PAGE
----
Note: Jodi’s records are labeled as Jodi “Gold”, which is her maiden name. Jodi was married in 2005 with Dr. Burzynski in attendance. Jodi is now known as Jodi Fenton.

#1 Diagnosis & Recovery – Jodi’s MRI medical records establishing the presence of a mass in the brain. Jodi’s medial records establishing final diagnosis through biopsy. Jodi’s MRI medical records showing her recovery one month after starting treatment. Dr. Burzynski also had a board-certified radiologist from a third-party review and confirm Jodi’s records [PDF of full records and sources for this paragraph].

#2 Prior Treatment – Jodi Fenton has not received any chemotherapy or radiation treatment to date.

#3 FDA-supervised clinical trial data comparing chemotherapy and radiation treatment to antineoplaston treatment in patients with anaplastic astrocytoma. According to FDA-supervised clinical trial data treating anaplastic astrocytoma patients, only 9% of those undergoing chemotherapy and radiation treatment were cancer-free at the end of treatment [PDF page 5]. Clinical trial data treating patients with this condition using Temodar® chemotherapy alone found only 8% of patients were cancer-free after treatment [PDF]. However, these results do not guarantee anyone living a normal healthy life after being subjected to these treatments. The chemotherapy treatment Temodar® offered to Jodi can result in serious debilitating side effects [PDF] or even death [PDF]. Additionally, the concomitant radiation therapy that was offered to Jodi carries the risk of brain necrosis, a condition in which radiation therapy permanently destroys the tissues of the brain, often ending in death one or two years after treatment.

Likewise, according to FDA-supervised clinical trial data treating this type of cancer using only antineoplastons, 25% were cancer-free at the end of treatment, with most of them going on to live normal healthy lives—free of harmful side effects. Therefore, Jodi Fenton’s recovery from this type of cancer after being treated with antineoplastons is not a mere anecdotal case [PDF].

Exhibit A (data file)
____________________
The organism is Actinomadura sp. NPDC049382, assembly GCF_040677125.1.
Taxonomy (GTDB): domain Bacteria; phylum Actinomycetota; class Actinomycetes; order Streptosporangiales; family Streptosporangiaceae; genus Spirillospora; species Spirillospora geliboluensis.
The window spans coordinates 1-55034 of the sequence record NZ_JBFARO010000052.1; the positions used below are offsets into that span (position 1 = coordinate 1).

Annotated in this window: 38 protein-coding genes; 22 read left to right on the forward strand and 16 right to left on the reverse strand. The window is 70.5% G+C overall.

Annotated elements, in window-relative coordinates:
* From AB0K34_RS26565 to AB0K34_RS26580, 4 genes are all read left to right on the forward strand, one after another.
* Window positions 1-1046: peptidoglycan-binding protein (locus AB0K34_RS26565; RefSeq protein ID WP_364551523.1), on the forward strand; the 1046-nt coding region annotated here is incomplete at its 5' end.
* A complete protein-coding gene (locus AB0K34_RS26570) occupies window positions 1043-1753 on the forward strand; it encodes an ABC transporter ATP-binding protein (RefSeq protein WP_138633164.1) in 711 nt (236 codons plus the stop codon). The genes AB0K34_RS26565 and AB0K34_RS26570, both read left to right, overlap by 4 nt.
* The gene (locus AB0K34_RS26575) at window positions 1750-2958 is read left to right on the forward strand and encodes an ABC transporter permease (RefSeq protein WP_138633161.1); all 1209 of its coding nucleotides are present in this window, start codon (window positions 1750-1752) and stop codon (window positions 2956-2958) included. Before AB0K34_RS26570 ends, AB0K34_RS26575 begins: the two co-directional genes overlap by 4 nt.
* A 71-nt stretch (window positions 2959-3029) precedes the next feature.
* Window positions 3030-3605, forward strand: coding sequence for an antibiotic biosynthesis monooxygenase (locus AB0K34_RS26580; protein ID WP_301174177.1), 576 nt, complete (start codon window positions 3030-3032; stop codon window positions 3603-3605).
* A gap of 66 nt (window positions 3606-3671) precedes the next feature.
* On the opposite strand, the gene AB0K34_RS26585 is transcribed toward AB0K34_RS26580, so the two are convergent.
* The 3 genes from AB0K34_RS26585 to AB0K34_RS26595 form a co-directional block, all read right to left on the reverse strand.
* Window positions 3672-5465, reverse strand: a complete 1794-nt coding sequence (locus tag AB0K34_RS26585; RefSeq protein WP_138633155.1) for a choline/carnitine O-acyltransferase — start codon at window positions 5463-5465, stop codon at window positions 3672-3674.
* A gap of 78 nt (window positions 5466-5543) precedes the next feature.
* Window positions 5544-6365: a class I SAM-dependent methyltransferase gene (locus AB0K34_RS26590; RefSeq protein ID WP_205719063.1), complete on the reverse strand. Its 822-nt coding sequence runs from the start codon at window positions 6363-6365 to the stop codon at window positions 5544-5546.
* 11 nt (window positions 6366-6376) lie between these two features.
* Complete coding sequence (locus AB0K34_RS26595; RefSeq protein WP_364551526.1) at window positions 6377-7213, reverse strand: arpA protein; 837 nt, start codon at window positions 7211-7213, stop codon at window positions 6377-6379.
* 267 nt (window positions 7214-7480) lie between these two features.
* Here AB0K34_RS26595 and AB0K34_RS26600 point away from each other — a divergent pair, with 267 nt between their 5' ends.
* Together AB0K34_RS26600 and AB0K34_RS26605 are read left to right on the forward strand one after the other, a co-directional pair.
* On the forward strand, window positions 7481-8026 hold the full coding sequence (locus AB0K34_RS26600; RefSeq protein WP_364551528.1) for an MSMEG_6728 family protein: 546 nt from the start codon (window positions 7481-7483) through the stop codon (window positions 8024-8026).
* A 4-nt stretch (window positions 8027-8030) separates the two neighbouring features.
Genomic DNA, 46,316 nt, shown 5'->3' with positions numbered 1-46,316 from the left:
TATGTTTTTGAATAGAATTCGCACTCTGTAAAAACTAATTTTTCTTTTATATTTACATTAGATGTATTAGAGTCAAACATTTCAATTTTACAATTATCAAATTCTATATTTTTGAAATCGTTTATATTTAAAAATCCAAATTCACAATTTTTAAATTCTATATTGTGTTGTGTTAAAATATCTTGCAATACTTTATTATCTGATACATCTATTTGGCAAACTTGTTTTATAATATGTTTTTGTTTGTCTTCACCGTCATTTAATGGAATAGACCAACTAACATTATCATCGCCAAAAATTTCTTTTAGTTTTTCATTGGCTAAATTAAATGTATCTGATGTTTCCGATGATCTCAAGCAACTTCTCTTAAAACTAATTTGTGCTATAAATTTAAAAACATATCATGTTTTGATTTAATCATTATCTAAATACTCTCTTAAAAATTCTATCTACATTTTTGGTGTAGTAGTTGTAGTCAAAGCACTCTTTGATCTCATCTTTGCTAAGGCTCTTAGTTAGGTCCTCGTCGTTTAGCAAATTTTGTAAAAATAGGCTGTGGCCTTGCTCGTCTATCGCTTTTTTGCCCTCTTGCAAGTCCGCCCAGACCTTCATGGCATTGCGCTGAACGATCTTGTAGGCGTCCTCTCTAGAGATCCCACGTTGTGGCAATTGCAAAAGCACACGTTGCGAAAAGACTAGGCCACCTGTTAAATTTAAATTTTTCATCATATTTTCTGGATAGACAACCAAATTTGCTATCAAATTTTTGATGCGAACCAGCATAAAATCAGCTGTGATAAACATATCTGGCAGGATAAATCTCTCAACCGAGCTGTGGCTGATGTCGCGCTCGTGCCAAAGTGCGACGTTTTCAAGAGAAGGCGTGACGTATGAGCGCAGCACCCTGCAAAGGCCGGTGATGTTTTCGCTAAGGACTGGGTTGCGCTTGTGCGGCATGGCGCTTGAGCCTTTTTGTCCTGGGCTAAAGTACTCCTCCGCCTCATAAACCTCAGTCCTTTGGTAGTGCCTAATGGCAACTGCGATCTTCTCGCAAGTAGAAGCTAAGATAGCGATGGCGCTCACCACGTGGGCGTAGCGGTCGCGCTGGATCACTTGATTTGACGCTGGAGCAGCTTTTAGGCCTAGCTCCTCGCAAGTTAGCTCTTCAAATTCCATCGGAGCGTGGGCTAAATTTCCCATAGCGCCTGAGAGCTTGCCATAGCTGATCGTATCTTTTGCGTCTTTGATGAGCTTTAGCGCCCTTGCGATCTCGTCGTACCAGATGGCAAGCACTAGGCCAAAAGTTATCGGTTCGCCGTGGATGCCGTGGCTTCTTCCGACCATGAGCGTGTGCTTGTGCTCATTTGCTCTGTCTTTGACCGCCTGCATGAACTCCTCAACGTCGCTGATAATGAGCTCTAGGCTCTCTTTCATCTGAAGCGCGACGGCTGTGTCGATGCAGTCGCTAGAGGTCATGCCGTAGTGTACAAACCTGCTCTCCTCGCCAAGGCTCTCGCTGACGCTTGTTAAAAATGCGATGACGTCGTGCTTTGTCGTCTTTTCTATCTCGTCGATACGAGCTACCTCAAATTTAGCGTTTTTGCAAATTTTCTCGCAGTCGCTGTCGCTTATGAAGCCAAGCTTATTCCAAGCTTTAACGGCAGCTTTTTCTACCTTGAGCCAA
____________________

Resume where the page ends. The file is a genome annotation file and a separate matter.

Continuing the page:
Bristol-Myers Squibb’s Tour Of Hope

One of Jodi’s biggest passions is road bicycling. After Jodi was cured and returned to riding regularly, in 2003 she applied to the Bristol-Myers Squibb Tour of Hope bicycle tour hosted by Lance Armstrong – and was one of 26 people chosen to participate in a cross country bicycle tour to promote awareness for participating in clinical trials and cancer research. When being interviewed for a spot on the team she was never asked where she was treated.

Considering how remarkable Jodi’s story is, Bristol-Myers Squibb placed Jodi infull page ads in the New York Times, Wall Street Journal, and USA Today to promote the ride. She was interviewed along side Lance Armstrong on CNN.

Jodi was soon contacted by a nationwide publication to tell her story (who’s name will not be revealed). During the initial phone interview with this publication, Jodi told the reporter she was treated with antineoplastons at the Burzynski Clinic. The reporter never called her back. Two weeks later Jodi called the reporter back to follow up, the reporter simply told her “we aren’t going to run the story.” Jodi has inferred that the reason they decided not to run her story is because she was treated at the Burzynski Clinic.

Jodi was indeed cured in a clinical trial involving new cancer research. However, she was cured using antineoplastons—not a treatment that Bristol-Myers Squibb distributes or any treatment that is produced and distributed by any of the major pharmaceutical companies.

Watch an extra clip of our interview with Jodi talking about the Bristol Myers Squibb Tour Of Hope experience.

Jodi Fenton’s medical records are published by written authorization by Jodi Fenton.

1992 JAMA article and rebuttal

Click on the blue text within the article to view the sources used.

Today, the health care industry accounts for over 17% of our GDP. Which means, the more unhealthy our population, the more healthy our economy. One of the ways to maintain this profitable momentum is to manipulate the scientific literature.

Tampering with scientific truth within the peer-reviewed scientific literature is not a new problem in our society, in fact it has become the norm the past few decades. Whether it be ghostwriters writing fake favorable journal articles for medicines that the industry knows doesn’t work or to their hide deadly side effects (remember Vioxx Dodgball?: read Dr. David Graham’s testimony; CNN dodgeball article), the reason for doing this is to preserve the profitable gain within the industry. Even when these institutions are caught in the act and are forced to pay fines and settlements for these actions, this establishment always comes out ahead financially. Tampering with the truth within the scientific literature is a staple ingredient of economics 101. It’s a proven method of increasing profits. Since cancer treatment takes in $90 billion annually, that’s a big piece of a pie they need to preserve.